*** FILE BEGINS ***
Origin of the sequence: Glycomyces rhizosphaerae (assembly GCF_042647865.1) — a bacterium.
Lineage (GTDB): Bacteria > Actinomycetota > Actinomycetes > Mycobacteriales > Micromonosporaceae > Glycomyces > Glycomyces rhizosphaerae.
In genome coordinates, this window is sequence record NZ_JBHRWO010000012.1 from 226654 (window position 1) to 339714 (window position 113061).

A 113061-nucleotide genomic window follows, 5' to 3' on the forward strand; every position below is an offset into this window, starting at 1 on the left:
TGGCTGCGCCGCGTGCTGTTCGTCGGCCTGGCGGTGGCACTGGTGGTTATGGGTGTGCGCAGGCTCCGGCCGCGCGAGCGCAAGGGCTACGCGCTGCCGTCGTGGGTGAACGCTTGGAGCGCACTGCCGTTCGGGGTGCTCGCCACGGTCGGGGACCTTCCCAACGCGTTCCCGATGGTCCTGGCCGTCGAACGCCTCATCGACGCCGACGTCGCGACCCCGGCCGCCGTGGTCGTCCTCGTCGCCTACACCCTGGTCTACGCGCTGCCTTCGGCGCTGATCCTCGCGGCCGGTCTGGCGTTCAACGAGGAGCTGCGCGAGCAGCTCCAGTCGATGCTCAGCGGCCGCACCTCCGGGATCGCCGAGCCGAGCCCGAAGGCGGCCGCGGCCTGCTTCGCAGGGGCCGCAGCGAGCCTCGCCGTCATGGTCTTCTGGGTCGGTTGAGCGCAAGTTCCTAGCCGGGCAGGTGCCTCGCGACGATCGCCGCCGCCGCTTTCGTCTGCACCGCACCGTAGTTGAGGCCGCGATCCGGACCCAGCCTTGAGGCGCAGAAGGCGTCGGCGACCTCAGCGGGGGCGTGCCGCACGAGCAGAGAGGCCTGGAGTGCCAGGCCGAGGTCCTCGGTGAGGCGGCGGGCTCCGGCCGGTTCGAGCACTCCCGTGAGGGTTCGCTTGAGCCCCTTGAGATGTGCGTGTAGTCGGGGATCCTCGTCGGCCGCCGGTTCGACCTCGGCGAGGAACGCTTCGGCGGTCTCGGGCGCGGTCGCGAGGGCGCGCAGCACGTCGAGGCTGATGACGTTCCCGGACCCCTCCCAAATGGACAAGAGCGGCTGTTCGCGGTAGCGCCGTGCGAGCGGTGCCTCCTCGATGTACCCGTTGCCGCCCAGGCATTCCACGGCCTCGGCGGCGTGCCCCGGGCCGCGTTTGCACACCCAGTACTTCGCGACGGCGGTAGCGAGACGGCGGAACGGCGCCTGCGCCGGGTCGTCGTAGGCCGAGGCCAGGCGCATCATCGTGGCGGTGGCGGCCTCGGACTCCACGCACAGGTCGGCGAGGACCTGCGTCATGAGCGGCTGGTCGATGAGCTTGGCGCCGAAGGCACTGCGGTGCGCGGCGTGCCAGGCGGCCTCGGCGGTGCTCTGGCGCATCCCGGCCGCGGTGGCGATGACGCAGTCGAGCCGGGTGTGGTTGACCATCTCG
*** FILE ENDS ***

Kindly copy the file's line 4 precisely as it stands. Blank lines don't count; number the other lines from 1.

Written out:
A 113061-nucleotide genomic window follows, 5' to 3' on the forward strand; every position below is an offset into this window, starting at 1 on the left: